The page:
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The Canon IXUS 140 HS happens to be the slimmest 8x optical zoom (28-224mm f/3.2-6.9) camera in the world, or so Canon claims. Armed with a 16 megapixel sensor and a Digic 4 processor, the IXUS 140 HS does seem to hold promise, especially seeing just how slim it is. But, does Canon skimp out on important features just to be able to reduce on the cost and form factor? We find out.
Build and ErgonomicsFrom the minute you take the camera out of the box, you notice just how incredibly slim it is. If the camera were to be given a human analogy, then we’d say it looks “sickly thin.” In camera world, that’s great though. The IXUS 140 HS is slim enough to slip into most pockets and depending on how big your pockets are, it could even give your cellphone company (though we do not recommend letting the two share the same space). The camera is incredibly light as well, thanks to its all plastic construction, which does not feel flimsy at all. The only part we had a problem with was the battery door, which relies on a hinge that we felt was the weak spot.
The camera has a very flat design, meaning it doesn’t have any thumb rests or an indented grip for your fingers on the grip. That is okay though, seeing as most people will use the “ping-grip” to hold the camera (pinching the camera between the thumb and the index finger). The camera has a generously sized shutter button, which is accompanied by the zoom toggle and a decently sized power button. These are the only occupants on the top side of the camera.
The backside of the IXUS 140 HS HS has a physical switch for toggling between Auto and Program shooting modes (these are the only two options), a dedicated compose button, a playback button, a menu button and a 4 way circle that gives you access to several other options. One thing we noticed while using this cameras was that the delete button has been removed from the back. If you want to delete a photo, you must first go into playback mode and then access the menu where you will find the delete option. The lack of a direct delete button is rather frustrating, as it has increased the number of steps needed to delete a photo.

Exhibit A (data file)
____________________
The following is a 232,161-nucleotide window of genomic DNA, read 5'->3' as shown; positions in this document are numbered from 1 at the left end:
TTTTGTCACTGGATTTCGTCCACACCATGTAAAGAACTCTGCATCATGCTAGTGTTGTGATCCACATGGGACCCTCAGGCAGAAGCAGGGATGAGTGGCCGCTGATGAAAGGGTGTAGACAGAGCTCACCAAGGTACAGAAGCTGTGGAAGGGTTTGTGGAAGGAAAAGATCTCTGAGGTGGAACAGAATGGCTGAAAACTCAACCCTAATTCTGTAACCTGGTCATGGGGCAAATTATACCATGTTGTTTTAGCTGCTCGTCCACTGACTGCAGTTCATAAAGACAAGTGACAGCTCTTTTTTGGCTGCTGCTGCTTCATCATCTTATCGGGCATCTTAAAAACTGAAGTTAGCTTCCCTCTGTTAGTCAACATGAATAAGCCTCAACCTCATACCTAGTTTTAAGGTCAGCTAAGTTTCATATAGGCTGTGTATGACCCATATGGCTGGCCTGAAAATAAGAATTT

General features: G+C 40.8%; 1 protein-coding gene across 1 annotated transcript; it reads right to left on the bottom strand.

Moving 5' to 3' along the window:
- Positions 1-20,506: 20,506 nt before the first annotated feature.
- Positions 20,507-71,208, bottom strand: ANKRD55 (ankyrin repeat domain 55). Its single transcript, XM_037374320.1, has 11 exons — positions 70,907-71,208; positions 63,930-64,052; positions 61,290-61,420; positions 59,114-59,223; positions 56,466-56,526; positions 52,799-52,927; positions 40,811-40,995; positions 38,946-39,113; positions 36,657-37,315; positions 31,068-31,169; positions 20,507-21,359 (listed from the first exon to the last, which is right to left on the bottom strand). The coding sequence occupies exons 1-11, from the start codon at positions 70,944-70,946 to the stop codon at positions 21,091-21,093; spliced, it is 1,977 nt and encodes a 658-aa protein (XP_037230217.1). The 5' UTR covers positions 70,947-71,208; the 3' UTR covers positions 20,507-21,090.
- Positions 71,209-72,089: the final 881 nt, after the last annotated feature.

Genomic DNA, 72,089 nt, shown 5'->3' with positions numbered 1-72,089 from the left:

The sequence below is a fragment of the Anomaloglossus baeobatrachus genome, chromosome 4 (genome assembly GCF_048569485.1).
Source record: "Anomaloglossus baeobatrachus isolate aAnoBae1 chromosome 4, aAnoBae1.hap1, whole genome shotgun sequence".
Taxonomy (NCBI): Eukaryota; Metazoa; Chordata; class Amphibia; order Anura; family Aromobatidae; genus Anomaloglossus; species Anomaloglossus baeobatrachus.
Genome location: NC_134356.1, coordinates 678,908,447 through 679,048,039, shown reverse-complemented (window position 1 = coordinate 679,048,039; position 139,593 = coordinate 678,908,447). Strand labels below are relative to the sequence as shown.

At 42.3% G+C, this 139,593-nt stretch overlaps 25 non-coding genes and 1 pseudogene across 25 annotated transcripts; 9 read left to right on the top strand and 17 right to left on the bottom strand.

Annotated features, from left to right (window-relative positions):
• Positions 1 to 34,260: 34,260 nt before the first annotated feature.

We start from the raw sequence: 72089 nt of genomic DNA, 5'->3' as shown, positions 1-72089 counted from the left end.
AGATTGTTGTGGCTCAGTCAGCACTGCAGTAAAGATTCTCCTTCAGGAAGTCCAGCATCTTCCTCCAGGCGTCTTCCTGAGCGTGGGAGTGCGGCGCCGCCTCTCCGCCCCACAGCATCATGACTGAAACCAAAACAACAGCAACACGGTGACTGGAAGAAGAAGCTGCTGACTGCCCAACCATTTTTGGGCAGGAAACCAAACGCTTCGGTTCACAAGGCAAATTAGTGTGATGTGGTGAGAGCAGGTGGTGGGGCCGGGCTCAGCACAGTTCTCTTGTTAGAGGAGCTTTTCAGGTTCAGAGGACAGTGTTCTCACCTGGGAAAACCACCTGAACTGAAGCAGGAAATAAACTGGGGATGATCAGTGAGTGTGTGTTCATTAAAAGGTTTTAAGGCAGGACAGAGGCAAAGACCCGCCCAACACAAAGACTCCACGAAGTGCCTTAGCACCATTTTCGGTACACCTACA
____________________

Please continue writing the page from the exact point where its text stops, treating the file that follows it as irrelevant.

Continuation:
The buttons on the back are quite sturdy, but we feel the toggle switch for the Auto and Program modes to be slightly questionable. The buttons on the back require a slightly stronger push simply because they are a little sunken into the body of the camera. This can work both in favour and against the camera since it will prevent accidental pushes of the buttons, causing unwanted changes, but on the other hand, it also means you might push the button and nothing will happen (because you didn’t push it hard enough).
Just because the IXUS 140 HS is priced relatively cheap, doesn’t mean Canon’s skimped on the feature set. For starters, it’s got 32 scene modes that should cover pretty much any and every shooting condition you might land yourself in. If the auto scene modes weren’t enough, Canon’s also giving you several creative modes like Fish-eye Effect, Super Vivid, retro Poster and Toy Camera Effects or Monochrome. Miniature Effect makes scenes in stills or movies look like miniature scale models. In our opinion, the creative modes are more of a gimmick, but they do work well, though we don’t see you using them ever so often.